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Not with a bang but with a whimper: Brexit limps home

The end of the UK's direct relationship with the EU is looking decidedly unspectacular

Time has run out

“This is the way the world ends,” wrote TS Eliot, “not with a bang but with a whimper.”

It’s a poetic line that resonated throughout the twentieth century, as long-cherished beliefs and structures fell like dominoes and heroism itself seemed to perish. The poem it comes from, the Hollow Men, was resonant enough sixty years later to make it into the script of Apocalypse Now, where it was voiced enchantingly by Marlon Brando, as the film reached its somewhat incoherent climax.

Things no longer end spectacularly, runs the received wisdom of the 20th century, not in slaying dragons, or the destruction of Valhalla, or even in the exploding of atomic bombs.

No, it’s whimpering that signifies endings now, not explosions, and nowhere is this more true than in the final stages of the tortured Brexit process.

A final whimpering indignity was heaped on the public in the half-hearted arguments about what sort of celebration should mark Brexit. For most of the nation the clear answer is no sort of celebration whatsoever. Not because people do or don’t want to celebrate, but because the ending itself is largely without interest.

The nation’s moved on, the agenda’s moved on.

It remains for a rump of the Labour party to drag itself up to speed, but even when that does happen – as it will inevitably at some stage - it will be not with a bang, but with a whimper. No one will care that Labour, the party that has continued to fight the ideological battles of the 1960s into the 21st Century, is attempting to get with the Brexit programme. The Brexit programme is itself over.

True, in time there may be a groundswell of support for a renewed application to join the EU. But it’s nowhere near at the moment, and probably won’t achieve any real momentum for at least a generation. For now the real issues are immigration, the regeneration of the North and the battleground territories of the Red Wall, economics, and identity. Labour scores poorly on all of these issues, and continues to tangle itself up in the self-defeating traps of woke politics. It looks to be out for a generation too, barring a major mis-step from Boris Johnson.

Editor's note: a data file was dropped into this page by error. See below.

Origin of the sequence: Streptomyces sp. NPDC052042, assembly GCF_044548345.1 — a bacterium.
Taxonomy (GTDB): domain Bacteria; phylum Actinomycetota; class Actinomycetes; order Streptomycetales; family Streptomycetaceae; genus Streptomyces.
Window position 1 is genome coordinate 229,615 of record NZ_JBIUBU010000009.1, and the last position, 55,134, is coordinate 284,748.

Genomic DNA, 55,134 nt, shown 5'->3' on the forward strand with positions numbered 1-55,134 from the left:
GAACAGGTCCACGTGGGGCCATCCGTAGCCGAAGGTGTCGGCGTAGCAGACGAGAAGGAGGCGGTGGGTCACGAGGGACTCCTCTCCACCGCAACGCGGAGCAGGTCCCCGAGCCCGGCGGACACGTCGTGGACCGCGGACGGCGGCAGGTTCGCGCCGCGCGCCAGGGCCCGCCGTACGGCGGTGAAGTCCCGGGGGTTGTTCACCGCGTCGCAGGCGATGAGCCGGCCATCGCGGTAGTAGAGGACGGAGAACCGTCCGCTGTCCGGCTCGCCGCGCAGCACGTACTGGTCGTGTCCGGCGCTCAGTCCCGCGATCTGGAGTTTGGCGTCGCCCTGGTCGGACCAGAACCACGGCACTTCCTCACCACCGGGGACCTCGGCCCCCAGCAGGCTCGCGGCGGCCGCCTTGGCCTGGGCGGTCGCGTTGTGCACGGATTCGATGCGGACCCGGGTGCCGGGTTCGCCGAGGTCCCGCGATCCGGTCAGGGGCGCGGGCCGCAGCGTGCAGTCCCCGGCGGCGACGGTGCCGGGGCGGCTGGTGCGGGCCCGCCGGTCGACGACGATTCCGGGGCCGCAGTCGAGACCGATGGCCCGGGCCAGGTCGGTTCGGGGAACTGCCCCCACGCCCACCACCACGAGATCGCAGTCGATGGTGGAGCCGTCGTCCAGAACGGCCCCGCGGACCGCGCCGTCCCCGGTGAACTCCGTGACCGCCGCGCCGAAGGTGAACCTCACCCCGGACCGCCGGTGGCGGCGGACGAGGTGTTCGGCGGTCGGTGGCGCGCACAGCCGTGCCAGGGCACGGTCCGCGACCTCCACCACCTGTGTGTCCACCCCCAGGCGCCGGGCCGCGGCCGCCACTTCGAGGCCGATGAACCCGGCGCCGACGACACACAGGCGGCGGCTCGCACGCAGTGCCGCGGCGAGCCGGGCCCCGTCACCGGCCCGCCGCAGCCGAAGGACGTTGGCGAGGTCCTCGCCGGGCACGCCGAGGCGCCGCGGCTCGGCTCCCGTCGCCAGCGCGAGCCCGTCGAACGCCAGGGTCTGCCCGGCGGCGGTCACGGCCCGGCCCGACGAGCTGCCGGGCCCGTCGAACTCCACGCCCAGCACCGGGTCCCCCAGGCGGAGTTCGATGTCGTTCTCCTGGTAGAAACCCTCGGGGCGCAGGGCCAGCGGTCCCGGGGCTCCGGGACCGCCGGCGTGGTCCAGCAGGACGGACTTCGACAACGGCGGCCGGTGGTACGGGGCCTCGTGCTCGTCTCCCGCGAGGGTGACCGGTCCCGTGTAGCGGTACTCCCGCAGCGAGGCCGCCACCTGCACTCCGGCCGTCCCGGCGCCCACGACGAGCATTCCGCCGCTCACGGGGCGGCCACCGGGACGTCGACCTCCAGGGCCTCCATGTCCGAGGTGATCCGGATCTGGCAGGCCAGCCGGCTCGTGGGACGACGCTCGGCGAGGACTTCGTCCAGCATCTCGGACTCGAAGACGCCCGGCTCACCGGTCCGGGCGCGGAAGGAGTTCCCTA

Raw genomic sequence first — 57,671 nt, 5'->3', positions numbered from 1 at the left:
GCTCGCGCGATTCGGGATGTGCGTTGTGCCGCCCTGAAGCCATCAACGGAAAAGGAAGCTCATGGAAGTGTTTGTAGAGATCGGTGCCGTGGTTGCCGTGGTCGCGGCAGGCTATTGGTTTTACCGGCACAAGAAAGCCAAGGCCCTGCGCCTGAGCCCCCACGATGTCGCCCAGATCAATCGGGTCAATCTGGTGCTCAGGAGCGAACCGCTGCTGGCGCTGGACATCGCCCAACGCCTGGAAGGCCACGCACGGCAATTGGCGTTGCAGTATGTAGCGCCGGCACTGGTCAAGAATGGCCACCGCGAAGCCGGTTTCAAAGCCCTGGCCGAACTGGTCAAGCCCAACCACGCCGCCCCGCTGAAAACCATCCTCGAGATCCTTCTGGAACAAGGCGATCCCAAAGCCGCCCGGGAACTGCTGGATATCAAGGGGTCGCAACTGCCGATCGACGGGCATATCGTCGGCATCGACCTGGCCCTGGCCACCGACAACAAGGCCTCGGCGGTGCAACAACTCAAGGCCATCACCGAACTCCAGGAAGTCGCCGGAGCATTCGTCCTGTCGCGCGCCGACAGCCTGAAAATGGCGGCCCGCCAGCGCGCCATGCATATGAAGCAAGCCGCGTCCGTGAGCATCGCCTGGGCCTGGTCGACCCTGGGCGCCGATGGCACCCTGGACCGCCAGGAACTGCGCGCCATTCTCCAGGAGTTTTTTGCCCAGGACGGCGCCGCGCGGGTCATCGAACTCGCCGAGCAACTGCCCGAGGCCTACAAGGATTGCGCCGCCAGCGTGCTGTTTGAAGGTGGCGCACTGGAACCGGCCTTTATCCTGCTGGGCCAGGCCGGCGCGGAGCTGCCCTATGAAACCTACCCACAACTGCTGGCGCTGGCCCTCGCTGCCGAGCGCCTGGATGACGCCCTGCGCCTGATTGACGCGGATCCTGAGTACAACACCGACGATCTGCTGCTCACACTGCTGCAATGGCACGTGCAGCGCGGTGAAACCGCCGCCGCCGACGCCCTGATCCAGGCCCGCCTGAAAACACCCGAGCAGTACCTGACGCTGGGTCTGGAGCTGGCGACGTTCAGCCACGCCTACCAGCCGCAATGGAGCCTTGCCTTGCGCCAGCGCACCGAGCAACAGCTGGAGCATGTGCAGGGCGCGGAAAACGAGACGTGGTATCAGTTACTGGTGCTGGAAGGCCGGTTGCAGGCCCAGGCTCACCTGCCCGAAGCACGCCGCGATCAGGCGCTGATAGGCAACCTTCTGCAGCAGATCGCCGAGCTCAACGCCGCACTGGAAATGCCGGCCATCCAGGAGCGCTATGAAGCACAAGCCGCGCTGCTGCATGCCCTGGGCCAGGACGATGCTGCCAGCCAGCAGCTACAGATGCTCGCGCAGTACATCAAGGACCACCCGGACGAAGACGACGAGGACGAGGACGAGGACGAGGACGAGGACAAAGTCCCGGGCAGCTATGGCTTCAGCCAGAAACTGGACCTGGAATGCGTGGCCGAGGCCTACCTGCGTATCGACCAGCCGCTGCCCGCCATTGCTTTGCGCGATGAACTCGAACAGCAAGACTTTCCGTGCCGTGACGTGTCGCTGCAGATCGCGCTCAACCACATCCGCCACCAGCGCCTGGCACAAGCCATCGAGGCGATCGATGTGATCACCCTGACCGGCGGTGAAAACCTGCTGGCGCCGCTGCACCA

This is the real legacy of Brexit: the eclipse of Labour. Outside of the metropolitan middle classes, it won’t be missed. It long ago ceased to fulfil the purpose it was founded for by Kier Hardie 120 years ago, and has become habituated to carping on the sidelines about other peoples’ moral compromises and preening itself on its own purity. But this is not the way to drive change, and achieve better outcomes for working class people.

After all, it’s no coincidence that Boris Johnson has recently started talking of “One Nation” Toryism. This is a phrase that was dreamt up by Benjamin Disraeli, the great Jewish (take that, intersectionalists!) Tory prime minister from the 19th century. Disraeli knew better than most radicals that as the British franchise widened to include more working class voters, it was likely to bring more conservative voters to the ballot box. He was subsequently trounced at the ballot box in 1880 by Gladstone, but he was vindicated in the long term. That victory by Gladstone was the last time any British party other than the conservatives would win a majority of the votes, in percentage terms, in a general election.

So what of economics and superstates and globalisation? None of that has gone away. It’s simply that the British electorate has decided that the level on which they would like to engage with those issues is as a nation state.

Yes, there has undoubtedly been significant damage to the British economy as a result of Brexit - the City is suffering, as is the car industry, and many pundits argue that areas like the Red Wall will be worst hit of all. But look across the water. The European economies are not doing that well either. France and Germany are stuttering. Italy is in negative growth. Greece is rowing with Turkey, again. Unemployment across the continent remains much higher on average than in the UK. This is not some other Eden that the British are casting themselves out from.

Will they live to regret their decision? Maybe. But if they do, they’ll regret it with a whimper, not with a bang.

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